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I have writen a static library that consists of a major namespace. How do I control access to classes within that namespace? For example, if I wanted all classes inside to be 'private' and only a few interface functions to be accessable. Any Ideas? Can I do something like this:

namespace{
    public:
        void startSomeProcess();
    private:
    // global variables
        class Priv{};
}
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3 Answers 3

up vote 3 down vote accepted

There are no access specifiers for a Namespace, You cannot do that.

Access specifiers are only for a class/structure.

If you do not want to expose certain classes do not put them in the header file which you expose to the users,If users cant see a class exists, they won't be using it.

"NmspPublic.h" to share with others

namespace Nmsp {
    void startSomeProcess();
}

"NmspPrivate.h" to keep internally

#inlcude "NmspPublic.h"
namespace Nmsp {
        class Priv{};
}
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So can you still declare those classes inside the namespace, like in the .cpp file: namespace Nmsp{ /* private classes */ }; //class declarations –  user965369 Nov 1 '11 at 16:17
    
@user965369: My company does this all the time, by having two sets of headers, a private one that includes a public one. Added examples –  Mooing Duck Nov 1 '11 at 16:24
    
@Mooing Duck that's great mate thanks. –  user965369 Nov 1 '11 at 16:33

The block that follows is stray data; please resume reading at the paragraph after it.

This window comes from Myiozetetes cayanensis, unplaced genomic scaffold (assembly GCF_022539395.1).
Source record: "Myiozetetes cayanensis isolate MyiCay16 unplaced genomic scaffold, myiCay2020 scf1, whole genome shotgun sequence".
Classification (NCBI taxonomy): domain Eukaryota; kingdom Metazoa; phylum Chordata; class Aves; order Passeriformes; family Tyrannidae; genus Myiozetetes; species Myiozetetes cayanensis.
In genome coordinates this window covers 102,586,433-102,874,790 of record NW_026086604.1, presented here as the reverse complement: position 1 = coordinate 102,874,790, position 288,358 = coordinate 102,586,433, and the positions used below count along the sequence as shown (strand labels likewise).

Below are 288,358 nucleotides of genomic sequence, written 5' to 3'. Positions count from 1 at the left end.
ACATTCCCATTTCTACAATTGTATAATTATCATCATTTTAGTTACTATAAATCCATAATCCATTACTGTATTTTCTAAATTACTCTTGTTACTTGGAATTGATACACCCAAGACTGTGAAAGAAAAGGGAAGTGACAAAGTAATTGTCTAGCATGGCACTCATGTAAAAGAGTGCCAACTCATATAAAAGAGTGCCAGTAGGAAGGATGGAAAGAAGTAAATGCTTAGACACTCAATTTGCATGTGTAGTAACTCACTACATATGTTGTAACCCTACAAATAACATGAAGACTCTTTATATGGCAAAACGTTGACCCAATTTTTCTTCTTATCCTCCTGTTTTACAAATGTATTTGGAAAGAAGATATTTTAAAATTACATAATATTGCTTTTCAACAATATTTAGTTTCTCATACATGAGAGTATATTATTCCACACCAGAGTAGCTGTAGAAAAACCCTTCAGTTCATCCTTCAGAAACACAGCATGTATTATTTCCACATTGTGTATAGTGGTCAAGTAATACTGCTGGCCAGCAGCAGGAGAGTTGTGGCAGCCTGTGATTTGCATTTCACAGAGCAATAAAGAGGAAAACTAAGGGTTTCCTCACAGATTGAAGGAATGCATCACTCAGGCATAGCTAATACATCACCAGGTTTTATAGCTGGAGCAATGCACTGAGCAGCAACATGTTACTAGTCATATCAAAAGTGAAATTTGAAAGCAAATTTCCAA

@user965369;The important point to know here is using namespace Nmsp{} in different files just extends the same namespace.It means you can have the same namespace spread across different files and hence you can easily separate out the interface classes(which you want to expose to users though header) and private classes(which you do not want to expose to users). –  Alok Save Nov 1 '11 at 16:44
    
@Als does this mean that if users can extend Nmps via namespace Nmps{} beyond the interface files, they will be able to access these private classes in Nmps? –  user965369 Nov 1 '11 at 16:54

Moving the "private" prototypes out of the header file and declaring the functions as static should do it.

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You cannot place access specifiers in a namespace. What you could do is create a class in the namespace and place static methods inside the class.

class AccessControl {
public:
    static void startSomeProcess();

private:
    class Priv {};
};

And use friend specifiers in Priv to control access.

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I just think it looks and feels pretty ugly to decalre a class just for access control, besides surely people can just extend and override? - Als solution looks pretty solid. –  user965369 Nov 1 '11 at 16:22
1  
I agree that it is not the most beautiful solution. And Al's solution works IF you can partition the header files. That's by far the best way to go. But if you cannot partition the headers between public and private, then you need some way to enforce the policy in the public header. You can use the techniques in Alexandrescu's Modern C++ Design to prevent extend and override. –  drdwilcox Nov 1 '11 at 16:56

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